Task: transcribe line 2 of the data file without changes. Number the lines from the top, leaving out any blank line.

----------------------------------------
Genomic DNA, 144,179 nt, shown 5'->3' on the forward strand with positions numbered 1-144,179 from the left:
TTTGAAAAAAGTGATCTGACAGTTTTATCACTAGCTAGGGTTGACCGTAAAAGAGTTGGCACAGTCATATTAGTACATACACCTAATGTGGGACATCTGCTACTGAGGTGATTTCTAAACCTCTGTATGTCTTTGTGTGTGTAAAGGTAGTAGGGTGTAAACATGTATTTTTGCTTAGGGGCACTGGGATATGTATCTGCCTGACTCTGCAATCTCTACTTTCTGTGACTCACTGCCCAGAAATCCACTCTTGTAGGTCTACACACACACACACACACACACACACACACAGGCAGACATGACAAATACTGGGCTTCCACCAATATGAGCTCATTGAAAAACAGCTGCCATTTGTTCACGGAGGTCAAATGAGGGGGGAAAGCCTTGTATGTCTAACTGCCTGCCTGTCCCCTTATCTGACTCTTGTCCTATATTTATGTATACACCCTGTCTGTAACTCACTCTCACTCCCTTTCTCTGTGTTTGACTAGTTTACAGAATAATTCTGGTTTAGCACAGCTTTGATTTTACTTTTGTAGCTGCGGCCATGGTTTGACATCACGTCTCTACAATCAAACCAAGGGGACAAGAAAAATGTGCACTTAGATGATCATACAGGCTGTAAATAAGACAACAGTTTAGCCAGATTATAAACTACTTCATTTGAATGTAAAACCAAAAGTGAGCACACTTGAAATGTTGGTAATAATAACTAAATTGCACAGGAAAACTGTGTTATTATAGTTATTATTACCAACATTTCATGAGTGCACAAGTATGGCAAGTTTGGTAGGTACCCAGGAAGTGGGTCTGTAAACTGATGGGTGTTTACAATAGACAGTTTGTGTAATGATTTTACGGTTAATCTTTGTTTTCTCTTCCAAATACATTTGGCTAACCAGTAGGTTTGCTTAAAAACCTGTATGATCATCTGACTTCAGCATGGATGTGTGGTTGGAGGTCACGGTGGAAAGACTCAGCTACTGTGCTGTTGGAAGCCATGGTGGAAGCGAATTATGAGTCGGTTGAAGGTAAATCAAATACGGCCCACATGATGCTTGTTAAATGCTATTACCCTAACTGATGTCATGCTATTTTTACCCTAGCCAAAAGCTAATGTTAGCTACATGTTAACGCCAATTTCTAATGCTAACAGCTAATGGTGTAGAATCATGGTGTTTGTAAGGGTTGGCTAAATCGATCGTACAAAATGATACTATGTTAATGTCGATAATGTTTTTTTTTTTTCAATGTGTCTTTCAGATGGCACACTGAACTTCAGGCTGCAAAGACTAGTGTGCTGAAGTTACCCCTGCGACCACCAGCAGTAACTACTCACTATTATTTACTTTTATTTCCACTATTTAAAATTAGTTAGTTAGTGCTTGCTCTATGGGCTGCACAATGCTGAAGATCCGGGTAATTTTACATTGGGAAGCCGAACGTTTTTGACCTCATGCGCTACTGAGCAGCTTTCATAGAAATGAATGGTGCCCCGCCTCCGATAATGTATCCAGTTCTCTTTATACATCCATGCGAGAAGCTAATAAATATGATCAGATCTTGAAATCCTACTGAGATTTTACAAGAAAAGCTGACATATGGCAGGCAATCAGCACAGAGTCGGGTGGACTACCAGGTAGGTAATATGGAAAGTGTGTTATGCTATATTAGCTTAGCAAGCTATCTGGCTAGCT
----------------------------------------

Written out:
TTTGAAAAAAGTGATCTGACAGTTTTATCACTAGCTAGGGTTGACCGTAAAAGAGTTGGCACAGTCATATTAGTACATACACCTAATGTGGGACATCTGCTACTGAGGTGATTTCTAAACCTCTGTATGTCTTTGTGTGTGTAAAGGTAGTAGGGTGTAAACATGTATTTTTGCTTAGGGGCACTGGGATATGTATCTGCCTGACTCTGCAATCTCTACTTTCTGTGACTCACTGCCCAGAAATCCACTCTTGTAGGTCTACACACACACACACACACACACACACACACAGGCAGACATGACAAATACTGGGCTTCCACCAATATGAGCTCATTGAAAAACAGCTGCCATTTGTTCACGGAGGTCAAATGAGGGGGGAAAGCCTTGTATGTCTAACTGCCTGCCTGTCCCCTTATCTGACTCTTGTCCTATATTTATGTATACACCCTGTCTGTAACTCACTCTCACTCCCTTTCTCTGTGTTTGACTAGTTTACAGAATAATTCTGGTTTAGCACAGCTTTGATTTTACTTTTGTAGCTGCGGCCATGGTTTGACATCACGTCTCTACAATCAAACCAAGGGGACAAGAAAAATGTGCACTTAGATGATCATACAGGCTGTAAATAAGACAACAGTTTAGCCAGATTATAAACTACTTCATTTGAATGTAAAACCAAAAGTGAGCACACTTGAAATGTTGGTAATAATAACTAAATTGCACAGGAAAACTGTGTTATTATAGTTATTATTACCAACATTTCATGAGTGCACAAGTATGGCAAGTTTGGTAGGTACCCAGGAAGTGGGTCTGTAAACTGATGGGTGTTTACAATAGACAGTTTGTGTAATGATTTTACGGTTAATCTTTGTTTTCTCTTCCAAATACATTTGGCTAACCAGTAGGTTTGCTTAAAAACCTGTATGATCATCTGACTTCAGCATGGATGTGTGGTTGGAGGTCACGGTGGAAAGACTCAGCTACTGTGCTGTTGGAAGCCATGGTGGAAGCGAATTATGAGTCGGTTGAAGGTAAATCAAATACGGCCCACATGATGCTTGTTAAATGCTATTACCCTAACTGATGTCATGCTATTTTTACCCTAGCCAAAAGCTAATGTTAGCTACATGTTAACGCCAATTTCTAATGCTAACAGCTAATGGTGTAGAATCATGGTGTTTGTAAGGGTTGGCTAAATCGATCGTACAAAATGATACTATGTTAATGTCGATAATGTTTTTTTTTTTTCAATGTGTCTTTCAGATGGCACACTGAACTTCAGGCTGCAAAGACTAGTGTGCTGAAGTTACCCCTGCGACCACCAGCAGTAACTACTCACTATTATTTACTTTTATTTCCACTATTTAAAATTAGTTAGTTAGTGCTTGCTCTATGGGCTGCACAATGCTGAAGATCCGGGTAATTTTACATTGGGAAGCCGAACGTTTTTGACCTCATGCGCTACTGAGCAGCTTTCATAGAAATGAATGGTGCCCCGCCTCCGATAATGTATCCAGTTCTCTTTATACATCCATGCGAGAAGCTAATAAATATGATCAGATCTTGAAATCCTACTGAGATTTTACAAGAAAAGCTGACATATGGCAGGCAATCAGCACAGAGTCGGGTGGACTACCAGGTAGGTAATATGGAAAGTGTGTTATGCTATATTAGCTTAGCAAGCTATCTGGCTAGCT